Handling is a key asset. The TT feels very nimble and sure-footed in fast turns, and body lean is minimal. The flip side is that it also rides rather stiffly, something that’s more of an issue on our pockmarked Chicago streets than it might be elsewhere.
There’s a contingent of folks out there who really like the looks of the TT (a friend of mine is one), and they’ll try to justify it as a practical sports car with decent cargo space, fine workmanship, spritely performance, and the traction advantages of all-wheel drive. And they’re not wrong. The TT scores points on all those counts, and though it’s hard to think of it as a value, it offers a combination of styling and features you really can’t get anywhere else, and that’s something you just can’t put a price tag on.
Audi doesn’t change its TT sports cars too frequently. The 2016 model year sees the debut of just the 3rd generation of the line, which got its start in the U.S. as a 1999 model. The overall theme—that of a 2-seat convertible/2+2 coupe grand tourer—hasn’t changed in all that time, and the silhouette of the new car is similar to that of the 2nd-generation TT. Yet there is new styling for 2016, a bit of weight reduction, a slight uptick in power, and a drastically new control layout.
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The last of those changes is vexing. Say good-bye to a separate screen for audio, navigation, and infotainment-monitoring in the middle of the dash; Audi has consolidated all of that on the same driver-centered thin-film-transistor display on which the virtual gauges also appear. If there’s some logic in packing everything visual into a single screen, this tester couldn’t grasp it in an overnight stint with the new TT coupe.
A dedicated display for audio, navigation, rearview camera, etc., may seem like an added distraction for the driver, but at least it parks some of the electronic functions of the modern automobile to the side. That gives the operator more of a chance to focus on the things crucial to driving. However, with everything and the kitchen sink routed through one screen, getting to what you need to see requires scrolling through a lot of what you don’t. Plus, if there’s one screen for everything, then summoning the list of radio presets in order to change stations pushes off, say, the instantaneous fuel-mileage readout, or the nav map, or any other bit of information about which a driver may want to stay informed. Returning to that information triggers a new round of scrolling and tapping, and the various topical displays have different widths, depths, and colors. One moment the speedometer and tachometer displays are large and centered, then with a twist of the MMI system-controller dial on the console, they get smaller and push to the far ends of the screen to make room for some new presentation of information.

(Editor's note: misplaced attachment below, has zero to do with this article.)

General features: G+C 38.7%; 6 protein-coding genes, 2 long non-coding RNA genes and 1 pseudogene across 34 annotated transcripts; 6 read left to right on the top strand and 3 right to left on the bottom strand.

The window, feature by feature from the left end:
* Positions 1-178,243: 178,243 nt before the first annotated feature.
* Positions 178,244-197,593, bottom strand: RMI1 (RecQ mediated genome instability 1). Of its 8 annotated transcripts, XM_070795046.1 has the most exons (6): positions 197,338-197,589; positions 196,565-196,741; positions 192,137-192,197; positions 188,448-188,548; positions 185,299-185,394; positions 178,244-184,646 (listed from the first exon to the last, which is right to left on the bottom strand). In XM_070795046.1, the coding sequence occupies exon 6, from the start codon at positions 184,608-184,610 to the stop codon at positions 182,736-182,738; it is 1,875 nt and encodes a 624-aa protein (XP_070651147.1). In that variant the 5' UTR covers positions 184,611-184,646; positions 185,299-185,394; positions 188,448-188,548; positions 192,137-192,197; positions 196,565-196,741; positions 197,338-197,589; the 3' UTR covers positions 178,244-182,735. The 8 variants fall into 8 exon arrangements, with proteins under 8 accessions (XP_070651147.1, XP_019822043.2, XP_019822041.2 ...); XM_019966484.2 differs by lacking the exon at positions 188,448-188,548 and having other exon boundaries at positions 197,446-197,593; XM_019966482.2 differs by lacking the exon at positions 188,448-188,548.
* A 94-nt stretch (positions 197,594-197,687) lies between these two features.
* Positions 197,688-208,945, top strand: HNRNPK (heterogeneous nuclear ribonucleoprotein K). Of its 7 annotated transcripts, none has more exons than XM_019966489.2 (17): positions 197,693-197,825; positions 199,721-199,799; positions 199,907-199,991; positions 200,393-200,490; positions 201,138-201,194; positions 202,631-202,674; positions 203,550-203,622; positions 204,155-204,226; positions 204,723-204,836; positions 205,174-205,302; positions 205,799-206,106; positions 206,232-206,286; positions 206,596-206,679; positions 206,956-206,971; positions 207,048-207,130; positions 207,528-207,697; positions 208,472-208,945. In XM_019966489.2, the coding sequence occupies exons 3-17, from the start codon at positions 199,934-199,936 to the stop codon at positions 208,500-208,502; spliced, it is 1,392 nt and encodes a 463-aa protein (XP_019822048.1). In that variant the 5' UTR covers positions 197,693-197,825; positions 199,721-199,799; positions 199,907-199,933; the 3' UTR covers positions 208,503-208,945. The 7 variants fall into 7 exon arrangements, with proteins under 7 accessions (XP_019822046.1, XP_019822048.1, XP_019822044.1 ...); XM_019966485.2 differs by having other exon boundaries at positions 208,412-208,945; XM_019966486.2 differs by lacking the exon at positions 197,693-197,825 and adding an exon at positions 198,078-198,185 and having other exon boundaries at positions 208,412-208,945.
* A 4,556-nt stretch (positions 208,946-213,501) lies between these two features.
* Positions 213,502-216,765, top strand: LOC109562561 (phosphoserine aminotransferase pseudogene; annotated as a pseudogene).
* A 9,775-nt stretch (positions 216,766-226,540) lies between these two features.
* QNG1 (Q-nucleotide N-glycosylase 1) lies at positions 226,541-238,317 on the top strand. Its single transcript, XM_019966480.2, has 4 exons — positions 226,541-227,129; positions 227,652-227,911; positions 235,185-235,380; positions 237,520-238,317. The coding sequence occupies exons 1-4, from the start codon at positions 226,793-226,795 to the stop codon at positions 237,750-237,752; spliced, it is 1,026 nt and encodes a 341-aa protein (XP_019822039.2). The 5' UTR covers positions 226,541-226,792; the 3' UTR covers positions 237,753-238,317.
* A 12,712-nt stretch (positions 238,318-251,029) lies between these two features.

Plus, climate controls are now a series of push buttons at the center of each of the circular dash vents. Seat-heater on/offs reside in the vents at the far corners, and fan speed, temperature, and mode switches rest on the middle 3 vents, respectively. Interior materials and assembly are really nice, up to the reputation that Audi has created for itself in this area, but the control layout is totally disconcerting.
The 2.0-liter turbocharged 4-cylinder engine now makes 220 horsepower, a gain of 9 from 2015. It’s not an absolute screamer, but it produces vigorous acceleration that’s more pronounced when the driver selects the “Dynamic” driving mode. That brings about a more aggressive shift pattern from the 6-speed automated-manual transmission. In a 54.1-mile trip, 69 percent of it under city conditions and almost half of it in Dynamic mode, this driver averaged 18.90 mpg.
Dynamic mode also firms up the steering, definitely making the car feel racier, but “Comfort” and “Auto” settings deliver pleasing handling. Even in the “tamer” modes the ride is firm, but we doubt anybody interested in this type of car will find it too stiff.
Interior storage for incidentals is skimpy, and the best use for the rear seats is to fold down the 50/50-split back rests to create more of the luggage space that the cargo area lacks under the hatchback deck.
The TT has always been something of a fashion-forward boutique item, but a lively, solid-feeling one. That’s why it continues to offer value for drivers whose needs aren’t strictly utilitarian.